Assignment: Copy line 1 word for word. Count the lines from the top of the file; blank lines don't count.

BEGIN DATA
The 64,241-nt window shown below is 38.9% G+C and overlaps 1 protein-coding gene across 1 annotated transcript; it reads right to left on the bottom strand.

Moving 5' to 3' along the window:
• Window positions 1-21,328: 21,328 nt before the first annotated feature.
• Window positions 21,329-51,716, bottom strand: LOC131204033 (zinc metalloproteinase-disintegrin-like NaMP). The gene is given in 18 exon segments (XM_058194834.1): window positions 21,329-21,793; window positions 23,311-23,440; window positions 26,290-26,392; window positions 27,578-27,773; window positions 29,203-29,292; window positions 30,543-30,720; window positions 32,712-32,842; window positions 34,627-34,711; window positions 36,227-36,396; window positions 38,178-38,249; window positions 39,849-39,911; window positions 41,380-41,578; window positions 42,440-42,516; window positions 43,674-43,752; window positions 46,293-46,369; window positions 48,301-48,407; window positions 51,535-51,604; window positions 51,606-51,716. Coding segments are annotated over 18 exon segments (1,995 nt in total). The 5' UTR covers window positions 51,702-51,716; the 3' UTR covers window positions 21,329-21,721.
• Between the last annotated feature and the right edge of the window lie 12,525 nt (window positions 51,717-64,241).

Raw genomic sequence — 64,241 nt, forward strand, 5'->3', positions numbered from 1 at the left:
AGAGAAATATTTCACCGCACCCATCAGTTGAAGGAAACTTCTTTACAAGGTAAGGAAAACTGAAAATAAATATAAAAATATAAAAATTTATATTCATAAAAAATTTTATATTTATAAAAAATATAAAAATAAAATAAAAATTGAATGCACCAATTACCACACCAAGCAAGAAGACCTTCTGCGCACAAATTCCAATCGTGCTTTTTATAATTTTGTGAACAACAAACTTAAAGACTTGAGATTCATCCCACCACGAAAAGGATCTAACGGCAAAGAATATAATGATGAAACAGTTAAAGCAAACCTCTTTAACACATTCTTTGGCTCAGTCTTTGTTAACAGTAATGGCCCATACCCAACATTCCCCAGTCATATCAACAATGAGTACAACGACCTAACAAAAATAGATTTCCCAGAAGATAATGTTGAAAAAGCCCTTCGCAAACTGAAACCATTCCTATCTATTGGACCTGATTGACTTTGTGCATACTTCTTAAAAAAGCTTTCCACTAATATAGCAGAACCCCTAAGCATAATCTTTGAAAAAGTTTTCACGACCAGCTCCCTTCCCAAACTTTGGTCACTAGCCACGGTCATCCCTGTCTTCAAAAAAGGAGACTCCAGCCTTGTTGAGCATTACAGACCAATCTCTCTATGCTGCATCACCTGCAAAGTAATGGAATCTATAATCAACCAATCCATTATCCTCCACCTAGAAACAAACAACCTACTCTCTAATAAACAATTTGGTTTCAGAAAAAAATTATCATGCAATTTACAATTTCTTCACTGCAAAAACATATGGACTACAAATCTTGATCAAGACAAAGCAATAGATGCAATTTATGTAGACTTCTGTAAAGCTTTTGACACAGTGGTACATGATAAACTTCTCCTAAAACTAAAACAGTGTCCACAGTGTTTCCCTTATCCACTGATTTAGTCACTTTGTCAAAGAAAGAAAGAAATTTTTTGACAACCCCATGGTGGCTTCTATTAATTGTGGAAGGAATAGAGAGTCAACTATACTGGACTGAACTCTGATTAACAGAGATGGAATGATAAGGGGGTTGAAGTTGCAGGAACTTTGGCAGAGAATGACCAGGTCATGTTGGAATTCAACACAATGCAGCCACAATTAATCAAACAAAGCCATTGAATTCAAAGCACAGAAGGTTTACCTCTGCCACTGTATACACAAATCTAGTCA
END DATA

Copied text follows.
The 64,241-nt window shown below is 38.9% G+C and overlaps 1 protein-coding gene across 1 annotated transcript; it reads right to left on the bottom strand.